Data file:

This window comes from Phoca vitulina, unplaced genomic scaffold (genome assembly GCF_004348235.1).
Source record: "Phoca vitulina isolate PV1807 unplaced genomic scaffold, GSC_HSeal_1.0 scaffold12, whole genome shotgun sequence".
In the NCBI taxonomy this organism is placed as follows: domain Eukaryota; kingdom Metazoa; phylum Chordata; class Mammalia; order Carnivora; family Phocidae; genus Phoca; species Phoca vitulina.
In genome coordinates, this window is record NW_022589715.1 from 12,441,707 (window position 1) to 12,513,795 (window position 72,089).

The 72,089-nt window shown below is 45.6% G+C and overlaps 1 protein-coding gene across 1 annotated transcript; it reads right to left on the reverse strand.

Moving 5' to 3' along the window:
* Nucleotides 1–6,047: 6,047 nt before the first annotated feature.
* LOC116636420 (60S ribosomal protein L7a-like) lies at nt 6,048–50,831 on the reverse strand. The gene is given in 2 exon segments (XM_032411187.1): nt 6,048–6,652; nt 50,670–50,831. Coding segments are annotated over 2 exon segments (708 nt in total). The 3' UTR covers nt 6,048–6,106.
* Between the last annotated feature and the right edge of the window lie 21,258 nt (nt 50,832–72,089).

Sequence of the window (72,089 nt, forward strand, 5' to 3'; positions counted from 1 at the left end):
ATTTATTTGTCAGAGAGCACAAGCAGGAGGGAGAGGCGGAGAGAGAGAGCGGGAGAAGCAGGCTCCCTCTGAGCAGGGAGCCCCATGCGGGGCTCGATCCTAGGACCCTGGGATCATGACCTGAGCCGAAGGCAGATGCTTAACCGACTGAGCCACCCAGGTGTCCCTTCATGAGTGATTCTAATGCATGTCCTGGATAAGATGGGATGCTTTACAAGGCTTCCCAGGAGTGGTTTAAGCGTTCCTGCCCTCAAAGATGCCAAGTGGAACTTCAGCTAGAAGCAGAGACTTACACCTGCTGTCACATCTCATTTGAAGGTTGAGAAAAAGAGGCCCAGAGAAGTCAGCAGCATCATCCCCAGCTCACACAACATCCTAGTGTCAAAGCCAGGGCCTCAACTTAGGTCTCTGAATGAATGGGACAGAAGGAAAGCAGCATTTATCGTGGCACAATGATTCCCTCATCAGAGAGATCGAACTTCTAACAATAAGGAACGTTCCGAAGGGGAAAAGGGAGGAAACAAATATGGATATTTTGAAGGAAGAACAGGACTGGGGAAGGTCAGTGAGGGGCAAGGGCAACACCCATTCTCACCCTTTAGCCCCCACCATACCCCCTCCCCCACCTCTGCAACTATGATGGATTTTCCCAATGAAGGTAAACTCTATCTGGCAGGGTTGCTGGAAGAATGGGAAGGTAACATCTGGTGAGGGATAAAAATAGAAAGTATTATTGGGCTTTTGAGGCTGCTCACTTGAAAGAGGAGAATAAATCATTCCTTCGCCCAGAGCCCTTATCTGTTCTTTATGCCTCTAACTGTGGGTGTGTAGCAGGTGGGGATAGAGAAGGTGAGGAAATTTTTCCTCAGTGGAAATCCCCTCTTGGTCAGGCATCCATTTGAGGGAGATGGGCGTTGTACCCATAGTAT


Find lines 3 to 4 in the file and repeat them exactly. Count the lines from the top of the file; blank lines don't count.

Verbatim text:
In the NCBI taxonomy this organism is placed as follows: domain Eukaryota; kingdom Metazoa; phylum Chordata; class Mammalia; order Carnivora; family Phocidae; genus Phoca; species Phoca vitulina.
In genome coordinates, this window is record NW_022589715.1 from 12,441,707 (window position 1) to 12,513,795 (window position 72,089).